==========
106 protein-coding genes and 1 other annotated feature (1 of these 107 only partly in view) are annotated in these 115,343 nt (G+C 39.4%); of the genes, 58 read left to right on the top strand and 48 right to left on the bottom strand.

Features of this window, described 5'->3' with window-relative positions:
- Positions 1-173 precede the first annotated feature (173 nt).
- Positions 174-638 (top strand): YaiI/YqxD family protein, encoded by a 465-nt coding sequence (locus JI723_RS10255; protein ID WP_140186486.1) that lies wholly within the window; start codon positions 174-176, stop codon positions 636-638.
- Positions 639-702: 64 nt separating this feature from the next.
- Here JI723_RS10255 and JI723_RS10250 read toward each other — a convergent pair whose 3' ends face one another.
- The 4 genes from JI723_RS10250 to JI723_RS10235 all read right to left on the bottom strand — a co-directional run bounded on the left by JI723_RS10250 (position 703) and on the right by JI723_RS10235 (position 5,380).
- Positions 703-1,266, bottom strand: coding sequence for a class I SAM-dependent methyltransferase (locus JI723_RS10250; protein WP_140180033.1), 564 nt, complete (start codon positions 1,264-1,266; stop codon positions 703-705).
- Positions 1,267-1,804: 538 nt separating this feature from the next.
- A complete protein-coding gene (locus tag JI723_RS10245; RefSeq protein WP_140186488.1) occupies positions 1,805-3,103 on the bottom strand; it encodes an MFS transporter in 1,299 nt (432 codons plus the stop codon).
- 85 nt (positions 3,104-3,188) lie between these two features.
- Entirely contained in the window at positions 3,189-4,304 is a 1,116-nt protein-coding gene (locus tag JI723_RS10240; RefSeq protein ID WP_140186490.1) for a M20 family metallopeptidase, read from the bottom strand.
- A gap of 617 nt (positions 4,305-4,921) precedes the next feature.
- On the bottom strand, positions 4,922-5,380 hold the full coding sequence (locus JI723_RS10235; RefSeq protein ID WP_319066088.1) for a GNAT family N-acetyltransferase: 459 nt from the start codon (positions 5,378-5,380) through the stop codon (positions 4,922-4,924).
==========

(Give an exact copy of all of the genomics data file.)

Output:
106 protein-coding genes and 1 other annotated feature (1 of these 107 only partly in view) are annotated in these 115,343 nt (G+C 39.4%); of the genes, 58 read left to right on the top strand and 48 right to left on the bottom strand.

Features of this window, described 5'->3' with window-relative positions:
- Positions 1-173 precede the first annotated feature (173 nt).
- Positions 174-638 (top strand): YaiI/YqxD family protein, encoded by a 465-nt coding sequence (locus JI723_RS10255; protein ID WP_140186486.1) that lies wholly within the window; start codon positions 174-176, stop codon positions 636-638.
- Positions 639-702: 64 nt separating this feature from the next.
- Here JI723_RS10255 and JI723_RS10250 read toward each other — a convergent pair whose 3' ends face one another.
- The 4 genes from JI723_RS10250 to JI723_RS10235 all read right to left on the bottom strand — a co-directional run bounded on the left by JI723_RS10250 (position 703) and on the right by JI723_RS10235 (position 5,380).
- Positions 703-1,266, bottom strand: coding sequence for a class I SAM-dependent methyltransferase (locus JI723_RS10250; protein WP_140180033.1), 564 nt, complete (start codon positions 1,264-1,266; stop codon positions 703-705).
- Positions 1,267-1,804: 538 nt separating this feature from the next.
- A complete protein-coding gene (locus tag JI723_RS10245; RefSeq protein WP_140186488.1) occupies positions 1,805-3,103 on the bottom strand; it encodes an MFS transporter in 1,299 nt (432 codons plus the stop codon).
- 85 nt (positions 3,104-3,188) lie between these two features.
- Entirely contained in the window at positions 3,189-4,304 is a 1,116-nt protein-coding gene (locus tag JI723_RS10240; RefSeq protein ID WP_140186490.1) for a M20 family metallopeptidase, read from the bottom strand.
- A gap of 617 nt (positions 4,305-4,921) precedes the next feature.
- On the bottom strand, positions 4,922-5,380 hold the full coding sequence (locus JI723_RS10235; RefSeq protein ID WP_319066088.1) for a GNAT family N-acetyltransferase: 459 nt from the start codon (positions 5,378-5,380) through the stop codon (positions 4,922-4,924).